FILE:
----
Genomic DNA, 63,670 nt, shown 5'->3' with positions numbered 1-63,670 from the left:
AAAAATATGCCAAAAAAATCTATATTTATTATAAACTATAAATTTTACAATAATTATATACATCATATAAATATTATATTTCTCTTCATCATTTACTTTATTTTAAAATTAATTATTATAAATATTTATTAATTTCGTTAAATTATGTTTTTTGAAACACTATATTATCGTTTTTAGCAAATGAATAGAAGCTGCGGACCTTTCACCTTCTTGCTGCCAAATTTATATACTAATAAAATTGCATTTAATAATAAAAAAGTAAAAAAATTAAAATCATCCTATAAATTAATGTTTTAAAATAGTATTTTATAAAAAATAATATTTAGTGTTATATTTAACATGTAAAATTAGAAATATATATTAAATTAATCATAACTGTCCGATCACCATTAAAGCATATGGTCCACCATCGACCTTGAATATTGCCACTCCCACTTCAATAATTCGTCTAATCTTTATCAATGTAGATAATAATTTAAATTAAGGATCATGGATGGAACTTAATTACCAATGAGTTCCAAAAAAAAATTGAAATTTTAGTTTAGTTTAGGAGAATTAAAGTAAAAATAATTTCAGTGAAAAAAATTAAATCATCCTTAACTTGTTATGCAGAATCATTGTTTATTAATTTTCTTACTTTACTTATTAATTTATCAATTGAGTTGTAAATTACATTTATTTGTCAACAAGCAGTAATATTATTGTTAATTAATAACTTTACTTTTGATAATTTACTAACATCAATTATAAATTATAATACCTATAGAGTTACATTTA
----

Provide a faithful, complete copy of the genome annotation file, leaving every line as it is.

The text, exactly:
Genomic DNA, 63,670 nt, shown 5'->3' with positions numbered 1-63,670 from the left:
AAAAATATGCCAAAAAAATCTATATTTATTATAAACTATAAATTTTACAATAATTATATACATCATATAAATATTATATTTCTCTTCATCATTTACTTTATTTTAAAATTAATTATTATAAATATTTATTAATTTCGTTAAATTATGTTTTTTGAAACACTATATTATCGTTTTTAGCAAATGAATAGAAGCTGCGGACCTTTCACCTTCTTGCTGCCAAATTTATATACTAATAAAATTGCATTTAATAATAAAAAAGTAAAAAAATTAAAATCATCCTATAAATTAATGTTTTAAAATAGTATTTTATAAAAAATAATATTTAGTGTTATATTTAACATGTAAAATTAGAAATATATATTAAATTAATCATAACTGTCCGATCACCATTAAAGCATATGGTCCACCATCGACCTTGAATATTGCCACTCCCACTTCAATAATTCGTCTAATCTTTATCAATGTAGATAATAATTTAAATTAAGGATCATGGATGGAACTTAATTACCAATGAGTTCCAAAAAAAAATTGAAATTTTAGTTTAGTTTAGGAGAATTAAAGTAAAAATAATTTCAGTGAAAAAAATTAAATCATCCTTAACTTGTTATGCAGAATCATTGTTTATTAATTTTCTTACTTTACTTATTAATTTATCAATTGAGTTGTAAATTACATTTATTTGTCAACAAGCAGTAATATTATTGTTAATTAATAACTTTACTTTTGATAATTTACTAACATCAATTATAAATTATAATACCTATAGAGTTACATTTA